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Dock of the Bay: April 26-May 2, 2018

Good News from the ­Bottom of the Bay
Grasses surpass 100,000 acres
      When you get back to the water this spring, expect to see things growing in it. Rooted grasses rise in columns from the bottom. Horizontally, long fronds swim in the current. Those Bay grasses are firsthand evidence of good news proclaimed this week.
       Underwater grasses rose to 104,843 acres. Last year was the first to top 100,000 acres since annual surveying began in 1984.
      The Virginia Institute of Marine Science did the survey between May and November last year, covering 189 flight lines.
      “2017 was quite an exciting year,” said aerial survey director Bob Orth.
      Part of the reason for excitement was grass in two areas where none had been seen since 1972. One is in front of the University of Maryland Center for Environmental Science Laboratory in Solomons.
      All or part of nine Maryland rivers surpassed their restoration goals. Also in Southern Maryland, underwater grass abundance in the Lower Patuxent River increased 301 percent between 2016 and 2017, from 32 to 130 acres.
      Recovering grasses ranged from eelgrass in salty waters to widgeon grass in mid-salinities to wild celery in fresher waters.
      Maryland’s annual Baywide survey showed 62,356 acres in the state’s tidal waters, a five percent increase from 2016. This is the fifth straight year of expansion for Maryland’s underwater grasses, which surpassed the 2017 restoration goal of 57,000 acres in 2015 and continues to rise.
      The total grassy acreage is 57 percent of the ultimate restoration goal adopted in the Chesapeake Bay Watershed Agreement.
      “Recovery is fragile, and proposed rollbacks to federal environmental protection regulations threaten future progress,” noted Chesapeake Bay Foundation’s Beth McGee. “Partners, especially EPA, must stay the course.” 
–Sandra Olivetti Martin
Wimsey Cove Joins Design District
Arts and events find another home
       With her new digs, Elizabeth Ramirez — owner of Wimsey Cove Framing & Art — is in love.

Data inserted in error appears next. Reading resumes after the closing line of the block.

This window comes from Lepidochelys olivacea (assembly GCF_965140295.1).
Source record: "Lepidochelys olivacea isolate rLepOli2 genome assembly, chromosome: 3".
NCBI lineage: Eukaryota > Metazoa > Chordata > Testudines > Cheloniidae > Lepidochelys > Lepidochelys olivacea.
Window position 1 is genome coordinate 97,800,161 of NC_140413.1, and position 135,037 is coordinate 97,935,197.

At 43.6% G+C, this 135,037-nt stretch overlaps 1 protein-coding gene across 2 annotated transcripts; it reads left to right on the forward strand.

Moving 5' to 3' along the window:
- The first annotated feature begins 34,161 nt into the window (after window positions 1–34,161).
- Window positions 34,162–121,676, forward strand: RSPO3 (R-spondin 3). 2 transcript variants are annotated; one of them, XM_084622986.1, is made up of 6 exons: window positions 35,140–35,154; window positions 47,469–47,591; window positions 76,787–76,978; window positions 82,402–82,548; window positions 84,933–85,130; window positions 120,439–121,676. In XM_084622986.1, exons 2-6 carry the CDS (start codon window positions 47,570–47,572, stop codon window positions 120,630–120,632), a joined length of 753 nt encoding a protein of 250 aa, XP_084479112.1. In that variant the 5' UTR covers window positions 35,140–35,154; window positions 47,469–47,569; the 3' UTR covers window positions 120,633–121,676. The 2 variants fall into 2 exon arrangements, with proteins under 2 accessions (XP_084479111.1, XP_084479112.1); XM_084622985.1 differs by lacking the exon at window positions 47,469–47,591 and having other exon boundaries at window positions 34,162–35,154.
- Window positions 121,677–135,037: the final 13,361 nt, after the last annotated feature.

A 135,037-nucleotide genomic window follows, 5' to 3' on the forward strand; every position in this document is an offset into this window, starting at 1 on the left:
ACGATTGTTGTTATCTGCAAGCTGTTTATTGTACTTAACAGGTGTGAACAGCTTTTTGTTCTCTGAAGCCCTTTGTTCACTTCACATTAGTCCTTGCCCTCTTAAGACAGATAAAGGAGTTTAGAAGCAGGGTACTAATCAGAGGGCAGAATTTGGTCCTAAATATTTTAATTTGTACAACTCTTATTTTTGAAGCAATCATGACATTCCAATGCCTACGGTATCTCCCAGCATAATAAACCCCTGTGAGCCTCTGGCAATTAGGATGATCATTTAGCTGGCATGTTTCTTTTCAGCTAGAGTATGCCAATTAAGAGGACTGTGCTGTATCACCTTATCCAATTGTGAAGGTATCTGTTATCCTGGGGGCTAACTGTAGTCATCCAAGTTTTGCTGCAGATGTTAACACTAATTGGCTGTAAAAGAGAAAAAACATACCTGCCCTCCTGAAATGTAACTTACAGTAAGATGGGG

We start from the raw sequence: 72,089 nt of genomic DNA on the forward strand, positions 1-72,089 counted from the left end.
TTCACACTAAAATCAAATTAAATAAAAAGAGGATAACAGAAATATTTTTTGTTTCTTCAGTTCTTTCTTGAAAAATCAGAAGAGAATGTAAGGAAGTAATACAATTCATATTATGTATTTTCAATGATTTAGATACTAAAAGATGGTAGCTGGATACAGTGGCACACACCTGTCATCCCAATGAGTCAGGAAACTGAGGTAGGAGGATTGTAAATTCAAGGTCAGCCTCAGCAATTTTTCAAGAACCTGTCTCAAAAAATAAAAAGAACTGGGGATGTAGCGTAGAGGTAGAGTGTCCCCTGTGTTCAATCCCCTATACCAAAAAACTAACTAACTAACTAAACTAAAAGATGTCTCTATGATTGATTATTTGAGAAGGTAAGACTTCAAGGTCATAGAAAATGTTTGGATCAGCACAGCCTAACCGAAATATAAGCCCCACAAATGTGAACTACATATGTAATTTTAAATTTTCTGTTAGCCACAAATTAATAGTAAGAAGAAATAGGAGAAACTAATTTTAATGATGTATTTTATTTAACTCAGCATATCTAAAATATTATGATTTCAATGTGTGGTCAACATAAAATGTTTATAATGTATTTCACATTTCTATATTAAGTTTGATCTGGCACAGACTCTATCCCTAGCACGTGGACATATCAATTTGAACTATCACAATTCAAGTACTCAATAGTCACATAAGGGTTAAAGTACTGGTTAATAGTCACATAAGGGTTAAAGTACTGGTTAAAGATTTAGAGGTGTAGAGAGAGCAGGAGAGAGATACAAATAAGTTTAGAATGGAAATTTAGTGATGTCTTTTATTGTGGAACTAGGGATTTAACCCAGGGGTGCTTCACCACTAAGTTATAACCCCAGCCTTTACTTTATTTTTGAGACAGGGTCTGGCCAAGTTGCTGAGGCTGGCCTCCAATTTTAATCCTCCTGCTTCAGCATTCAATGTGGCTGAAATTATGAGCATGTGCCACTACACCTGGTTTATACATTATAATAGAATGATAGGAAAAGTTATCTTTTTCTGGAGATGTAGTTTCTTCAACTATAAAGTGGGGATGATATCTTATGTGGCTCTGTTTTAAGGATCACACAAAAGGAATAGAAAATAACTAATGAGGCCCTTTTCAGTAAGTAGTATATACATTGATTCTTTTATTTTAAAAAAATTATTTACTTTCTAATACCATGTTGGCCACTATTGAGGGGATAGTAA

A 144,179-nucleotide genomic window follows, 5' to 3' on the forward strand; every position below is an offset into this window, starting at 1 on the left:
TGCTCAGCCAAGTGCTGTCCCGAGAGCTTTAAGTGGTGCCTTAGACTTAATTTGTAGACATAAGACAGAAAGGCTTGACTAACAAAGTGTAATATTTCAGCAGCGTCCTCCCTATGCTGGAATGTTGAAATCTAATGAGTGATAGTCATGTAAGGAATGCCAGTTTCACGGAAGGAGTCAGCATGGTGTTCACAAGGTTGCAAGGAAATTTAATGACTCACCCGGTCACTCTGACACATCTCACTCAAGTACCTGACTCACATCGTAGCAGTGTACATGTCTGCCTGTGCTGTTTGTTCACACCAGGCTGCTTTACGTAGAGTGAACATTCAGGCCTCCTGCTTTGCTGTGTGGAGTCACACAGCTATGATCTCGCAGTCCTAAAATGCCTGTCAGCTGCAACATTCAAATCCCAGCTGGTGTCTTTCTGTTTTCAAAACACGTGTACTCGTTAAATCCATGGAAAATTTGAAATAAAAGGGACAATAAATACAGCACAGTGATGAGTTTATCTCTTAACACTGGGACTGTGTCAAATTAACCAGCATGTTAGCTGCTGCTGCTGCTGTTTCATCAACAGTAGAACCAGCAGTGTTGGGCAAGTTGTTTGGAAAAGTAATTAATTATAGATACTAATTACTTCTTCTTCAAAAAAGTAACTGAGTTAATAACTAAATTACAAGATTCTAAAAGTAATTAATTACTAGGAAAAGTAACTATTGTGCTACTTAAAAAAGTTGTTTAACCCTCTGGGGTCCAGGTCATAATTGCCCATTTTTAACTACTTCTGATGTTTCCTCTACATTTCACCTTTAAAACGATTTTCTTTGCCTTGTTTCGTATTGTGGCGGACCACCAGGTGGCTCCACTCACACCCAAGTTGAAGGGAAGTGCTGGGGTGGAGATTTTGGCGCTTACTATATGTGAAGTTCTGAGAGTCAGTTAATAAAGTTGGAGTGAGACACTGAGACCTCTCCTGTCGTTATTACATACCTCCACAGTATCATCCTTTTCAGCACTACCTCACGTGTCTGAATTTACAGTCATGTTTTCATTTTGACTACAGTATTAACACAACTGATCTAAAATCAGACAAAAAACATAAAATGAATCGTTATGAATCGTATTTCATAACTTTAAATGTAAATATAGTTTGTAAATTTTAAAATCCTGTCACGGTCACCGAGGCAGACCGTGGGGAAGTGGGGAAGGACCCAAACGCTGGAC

“I don’t ever want to leave it, even when I have to go home at the end of the day,” she says.
        Ramirez’s new location at 209 Chinquapin Round Road in the Annapolis Design District tripled her space from 800 square feet in Edgewater to 2,200 and centered her in a growing and active art community. 
        Hoping to grow her own following of art enthusiasts, Ramirez — who is also president of the Annapolis Arts Alliance — is opening the store to regular events, including the Arts Alliance Aspirations series in conjunction with the fifth annual Petite Squares Show.
       This year’s show features floral motifs and, on the first and fourth Thursdays of May and the first Thursday in June, flower-related events with special guests. 
       First up, Thursday, May 3, is Chase Lloyd House gardener Kim Forry, who will talk about growing eco-friendly flowers.
       Art in Bloom, the fifth annual Petite Squares show, runs May 1 to June 16. Opening Reception May 6, 1-4pm, Wimsey Cove, 209 Chinquapin Round Rd., 410-956-7278;;
–Kathy Knotts
If You Build It, They Will Come
Bluebird babies born to well-housed couple
       Just a month ago, you learned the who, where, when, whys and how of building a bluebird nesting box in Wayne Bierbaum’s March 22 Creature Feature.
      Bierbaum, nature photographer and physician, followed his own instructions, building a well ventilated box, protected against predators top and bottom, away from the woods’ edge. A bluebird couple accepted his offering. Now they’ve successfully hatched out four little ones.
       In Bierbaum’s photo, you can see their fuzzy heads, huge beaks and still-sightless eyes, as the babies huddle in their neatly woven nest of twigs.
        For the 21 days of their nestling lives, both parents will keep the hungry babies well fed. Then they’ll fly the nest to be guided by their father in the ways of the world. Soon after, mother bluebird will lay another clutch of eggs to raise on her own, as dad is busy with the first bunch.
–Sandra Olivetti Martin
Vintage Tunes
From antiques to community gathering place
      Antique shop A Vintage Deale opened its doors April 20 not for sales but for community, with live music, good food and even better company. 
       At the shop’s first evening of music and mixing, Bob Israel and Eddie Czerwinski played guitar, benefitting Deale’s Parker Creek Coalition through CD sales. “It’s a small community organization that benefits everyone living on Parker Creek,” says Israel. The First Annual Parker Creek Clean Up Day April 14 yielded more than 31 bags of trash. 
       Another wine, cheese and music night is planned for the summer solstice. 
–Shelby Conrad
Sailors Beware
Overhead power lines can be a lethal hazard
       For sailors in inland waterways, danger can stretch overhead.
       Many sailboats have masts of 30 feet or more, and most of these masts are made of aluminum. When aluminum masts or rigging come into contact with electric power lines, a lethal hazard is created.
       Exercise some simple measures to avoid dangers.